Having the ability to cook is one thing, and finding the good in it can be another. There are drawbacks, like all the dishes to wash. There are also plenty of occasions in life to leave the cooking to the professionals, and so many prepared food options that make takeout and delivery too easy. Still, breaking out the apron can offer many benefits.
If we have some kind of kitchen indoors, with access to water, electricity, and fuel, we are fortunate indeed. By keeping food prep simple, we can make time for it in our busy lives.
We’re grateful when we have food at all—too many don’t. And too often, we eat mindlessly. Don’t stress: This isn’t about someone else telling you what to eat. All we’re saying is try to be mindful and connect with others to make your food your medicine. You deserve it.
Fact: There are few things that offer as much joy as a good meal made with intention and shared with others. No matter your beliefs, gratitude really starts to flow when you’ve talked to the farmer or raised those herbs yourself. When we take the time to cook at home, it can be a little moment in our day to focus on our health.
Cooking is an art and a science that can connect us with family, places, cultures, and more through all seven senses. Don’t get hung up on perfection. Invite your kids, friends, or significant other to get into the kitchen. Things don’t always turn out as expected, but experimenting can be fun and delicious.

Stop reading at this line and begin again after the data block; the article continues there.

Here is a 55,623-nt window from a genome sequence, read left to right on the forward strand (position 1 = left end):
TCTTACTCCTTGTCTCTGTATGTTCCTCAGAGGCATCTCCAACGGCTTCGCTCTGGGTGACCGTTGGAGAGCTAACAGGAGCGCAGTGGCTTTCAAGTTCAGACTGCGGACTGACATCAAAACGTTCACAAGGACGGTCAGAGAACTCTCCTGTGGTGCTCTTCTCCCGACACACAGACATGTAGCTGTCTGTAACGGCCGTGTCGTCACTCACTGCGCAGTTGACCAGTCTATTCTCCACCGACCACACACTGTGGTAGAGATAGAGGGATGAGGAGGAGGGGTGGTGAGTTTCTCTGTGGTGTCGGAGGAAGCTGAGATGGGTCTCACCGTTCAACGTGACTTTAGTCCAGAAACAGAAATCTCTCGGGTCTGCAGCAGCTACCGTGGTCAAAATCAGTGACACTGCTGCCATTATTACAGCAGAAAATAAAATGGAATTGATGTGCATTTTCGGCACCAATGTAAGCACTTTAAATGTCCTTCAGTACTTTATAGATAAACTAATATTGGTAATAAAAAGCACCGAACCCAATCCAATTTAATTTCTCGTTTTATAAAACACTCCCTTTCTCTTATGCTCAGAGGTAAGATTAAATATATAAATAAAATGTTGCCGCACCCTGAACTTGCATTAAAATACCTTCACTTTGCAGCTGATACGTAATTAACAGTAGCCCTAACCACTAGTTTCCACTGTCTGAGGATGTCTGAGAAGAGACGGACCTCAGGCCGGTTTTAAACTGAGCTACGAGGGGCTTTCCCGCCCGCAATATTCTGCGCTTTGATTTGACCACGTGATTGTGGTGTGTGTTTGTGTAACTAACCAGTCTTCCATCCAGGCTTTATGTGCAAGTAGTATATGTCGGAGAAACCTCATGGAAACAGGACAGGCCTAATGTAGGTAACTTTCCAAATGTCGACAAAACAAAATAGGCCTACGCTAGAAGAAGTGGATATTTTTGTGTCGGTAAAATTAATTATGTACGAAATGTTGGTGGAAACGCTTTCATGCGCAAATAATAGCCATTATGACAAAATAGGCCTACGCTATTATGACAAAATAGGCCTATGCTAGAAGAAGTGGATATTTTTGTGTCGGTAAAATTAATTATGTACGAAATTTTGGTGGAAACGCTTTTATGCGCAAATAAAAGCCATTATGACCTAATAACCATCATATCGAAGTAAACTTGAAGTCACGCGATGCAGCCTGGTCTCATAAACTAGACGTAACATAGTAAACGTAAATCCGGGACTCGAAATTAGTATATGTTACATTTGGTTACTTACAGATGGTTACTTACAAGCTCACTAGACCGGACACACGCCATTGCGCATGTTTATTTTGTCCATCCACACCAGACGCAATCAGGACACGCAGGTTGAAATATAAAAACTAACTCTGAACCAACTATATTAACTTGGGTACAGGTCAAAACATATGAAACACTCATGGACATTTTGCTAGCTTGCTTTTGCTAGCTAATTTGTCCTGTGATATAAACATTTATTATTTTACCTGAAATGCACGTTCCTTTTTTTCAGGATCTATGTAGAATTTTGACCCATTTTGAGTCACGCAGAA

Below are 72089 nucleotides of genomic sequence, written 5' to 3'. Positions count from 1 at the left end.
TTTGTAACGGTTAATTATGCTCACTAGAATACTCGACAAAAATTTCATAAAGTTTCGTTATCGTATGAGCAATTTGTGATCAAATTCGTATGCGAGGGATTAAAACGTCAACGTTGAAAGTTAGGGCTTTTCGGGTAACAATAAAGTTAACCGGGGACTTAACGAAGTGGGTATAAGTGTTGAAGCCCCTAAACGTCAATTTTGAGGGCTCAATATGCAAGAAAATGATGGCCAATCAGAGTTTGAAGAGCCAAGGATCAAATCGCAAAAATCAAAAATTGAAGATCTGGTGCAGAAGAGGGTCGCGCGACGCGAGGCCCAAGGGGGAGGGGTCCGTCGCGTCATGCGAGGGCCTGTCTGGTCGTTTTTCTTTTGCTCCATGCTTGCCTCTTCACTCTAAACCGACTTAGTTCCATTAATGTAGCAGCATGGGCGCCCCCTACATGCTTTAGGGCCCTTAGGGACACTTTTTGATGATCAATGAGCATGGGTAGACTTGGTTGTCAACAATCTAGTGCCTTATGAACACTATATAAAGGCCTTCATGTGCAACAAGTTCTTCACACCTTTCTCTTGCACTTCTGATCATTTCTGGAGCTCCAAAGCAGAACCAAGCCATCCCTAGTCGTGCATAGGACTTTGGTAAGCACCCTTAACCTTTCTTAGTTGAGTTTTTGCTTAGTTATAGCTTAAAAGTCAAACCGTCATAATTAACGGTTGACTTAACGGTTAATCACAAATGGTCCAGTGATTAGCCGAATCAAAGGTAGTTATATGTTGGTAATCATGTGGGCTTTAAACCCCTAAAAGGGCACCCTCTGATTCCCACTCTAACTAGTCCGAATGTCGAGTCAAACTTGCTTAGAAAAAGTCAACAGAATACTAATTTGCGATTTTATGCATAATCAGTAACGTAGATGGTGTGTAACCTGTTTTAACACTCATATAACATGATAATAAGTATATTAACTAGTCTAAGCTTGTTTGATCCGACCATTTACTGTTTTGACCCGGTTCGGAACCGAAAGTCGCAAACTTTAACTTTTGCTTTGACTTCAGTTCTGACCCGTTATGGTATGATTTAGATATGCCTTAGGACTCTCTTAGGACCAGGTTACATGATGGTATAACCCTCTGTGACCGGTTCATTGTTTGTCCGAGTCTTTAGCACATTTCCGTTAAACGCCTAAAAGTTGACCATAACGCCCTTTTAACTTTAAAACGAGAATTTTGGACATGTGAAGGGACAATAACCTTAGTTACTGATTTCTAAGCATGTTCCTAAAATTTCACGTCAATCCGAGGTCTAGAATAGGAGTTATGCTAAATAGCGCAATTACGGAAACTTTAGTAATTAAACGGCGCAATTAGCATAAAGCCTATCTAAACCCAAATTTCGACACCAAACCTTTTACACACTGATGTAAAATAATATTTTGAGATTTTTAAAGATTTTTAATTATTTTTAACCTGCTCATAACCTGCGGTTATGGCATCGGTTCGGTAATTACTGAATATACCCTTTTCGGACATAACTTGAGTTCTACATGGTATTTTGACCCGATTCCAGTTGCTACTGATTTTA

Did you know that an idling car in a drive-thru line releases up to one pound of CO2 every 15 minutes? Microwaving an Amy’s frozen breakfast burrito might be a far more ecologically sound option if you’re in a rush. If and when you do pick up takeout, park the car, turn off the engine, and go inside to get your order. Depending on where you’re getting takeout from, you can preorder over the phone or through apps, schedule pickup times, and dash right in and out.
Prepared meals cost on average 325% more than a meal cooked at home.
Of course, we’re biased, but mastering some cooking basics, figuring out the best way to make your favorite meals, and trying new things can connect us with people all over the world who care about our personal and collective health. And who doesn’t want to make friends with more people who’ve discovered how making changes to seemingly small, everyday actions actually do add up to big impact?
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Do you have more great reasons to cook that we should share with the community? Email them to us at email@example.com.